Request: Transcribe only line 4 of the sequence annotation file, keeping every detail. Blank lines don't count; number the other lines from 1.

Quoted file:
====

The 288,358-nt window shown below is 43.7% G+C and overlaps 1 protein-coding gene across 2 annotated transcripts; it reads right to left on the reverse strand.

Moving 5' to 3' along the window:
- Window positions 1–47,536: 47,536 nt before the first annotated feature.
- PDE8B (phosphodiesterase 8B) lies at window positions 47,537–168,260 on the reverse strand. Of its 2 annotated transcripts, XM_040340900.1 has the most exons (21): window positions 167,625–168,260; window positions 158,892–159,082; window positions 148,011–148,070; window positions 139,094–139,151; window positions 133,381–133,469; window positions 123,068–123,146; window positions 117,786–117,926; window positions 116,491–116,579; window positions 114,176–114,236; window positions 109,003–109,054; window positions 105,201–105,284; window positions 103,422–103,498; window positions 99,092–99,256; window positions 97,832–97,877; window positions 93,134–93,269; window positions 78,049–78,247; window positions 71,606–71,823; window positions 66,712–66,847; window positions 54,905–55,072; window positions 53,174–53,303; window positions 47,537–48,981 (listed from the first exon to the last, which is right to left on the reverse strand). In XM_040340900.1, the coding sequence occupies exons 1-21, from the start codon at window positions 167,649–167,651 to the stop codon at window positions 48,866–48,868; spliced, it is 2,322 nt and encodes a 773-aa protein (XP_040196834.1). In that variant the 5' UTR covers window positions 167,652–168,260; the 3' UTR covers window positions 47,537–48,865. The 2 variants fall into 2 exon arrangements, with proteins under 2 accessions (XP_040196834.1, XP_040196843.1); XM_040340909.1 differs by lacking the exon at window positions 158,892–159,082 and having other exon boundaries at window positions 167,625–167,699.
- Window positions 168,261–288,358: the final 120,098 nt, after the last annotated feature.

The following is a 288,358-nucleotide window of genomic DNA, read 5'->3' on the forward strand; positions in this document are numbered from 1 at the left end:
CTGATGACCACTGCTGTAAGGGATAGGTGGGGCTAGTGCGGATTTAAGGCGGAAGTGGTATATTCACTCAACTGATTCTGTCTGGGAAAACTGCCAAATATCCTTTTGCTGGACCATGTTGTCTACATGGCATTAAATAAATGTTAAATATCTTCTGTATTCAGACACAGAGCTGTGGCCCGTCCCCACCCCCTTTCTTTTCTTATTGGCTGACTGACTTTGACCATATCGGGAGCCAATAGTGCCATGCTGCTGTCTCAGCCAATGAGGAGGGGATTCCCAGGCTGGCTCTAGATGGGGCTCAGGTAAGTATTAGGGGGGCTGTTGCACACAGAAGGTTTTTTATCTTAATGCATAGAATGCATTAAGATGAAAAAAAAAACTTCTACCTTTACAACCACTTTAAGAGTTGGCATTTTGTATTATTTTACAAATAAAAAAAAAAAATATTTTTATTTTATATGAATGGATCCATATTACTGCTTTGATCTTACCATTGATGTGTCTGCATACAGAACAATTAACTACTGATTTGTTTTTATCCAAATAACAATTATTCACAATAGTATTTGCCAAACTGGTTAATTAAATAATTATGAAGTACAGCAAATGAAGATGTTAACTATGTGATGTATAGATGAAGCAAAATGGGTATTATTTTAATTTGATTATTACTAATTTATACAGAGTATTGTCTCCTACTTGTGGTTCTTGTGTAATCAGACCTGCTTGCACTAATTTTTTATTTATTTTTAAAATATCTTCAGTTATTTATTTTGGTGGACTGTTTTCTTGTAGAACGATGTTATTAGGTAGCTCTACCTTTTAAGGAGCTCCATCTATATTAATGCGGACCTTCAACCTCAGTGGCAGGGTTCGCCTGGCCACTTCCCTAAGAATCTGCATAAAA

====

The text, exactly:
- PDE8B (phosphodiesterase 8B) lies at window positions 47,537–168,260 on the reverse strand. Of its 2 annotated transcripts, XM_040340900.1 has the most exons (21): window positions 167,625–168,260; window positions 158,892–159,082; window positions 148,011–148,070; window positions 139,094–139,151; window positions 133,381–133,469; window positions 123,068–123,146; window positions 117,786–117,926; window positions 116,491–116,579; window positions 114,176–114,236; window positions 109,003–109,054; window positions 105,201–105,284; window positions 103,422–103,498; window positions 99,092–99,256; window positions 97,832–97,877; window positions 93,134–93,269; window positions 78,049–78,247; window positions 71,606–71,823; window positions 66,712–66,847; window positions 54,905–55,072; window positions 53,174–53,303; window positions 47,537–48,981 (listed from the first exon to the last, which is right to left on the reverse strand). In XM_040340900.1, the coding sequence occupies exons 1-21, from the start codon at window positions 167,649–167,651 to the stop codon at window positions 48,866–48,868; spliced, it is 2,322 nt and encodes a 773-aa protein (XP_040196834.1). In that variant the 5' UTR covers window positions 167,652–168,260; the 3' UTR covers window positions 47,537–48,865. The 2 variants fall into 2 exon arrangements, with proteins under 2 accessions (XP_040196834.1, XP_040196843.1); XM_040340909.1 differs by lacking the exon at window positions 158,892–159,082 and having other exon boundaries at window positions 167,625–167,699.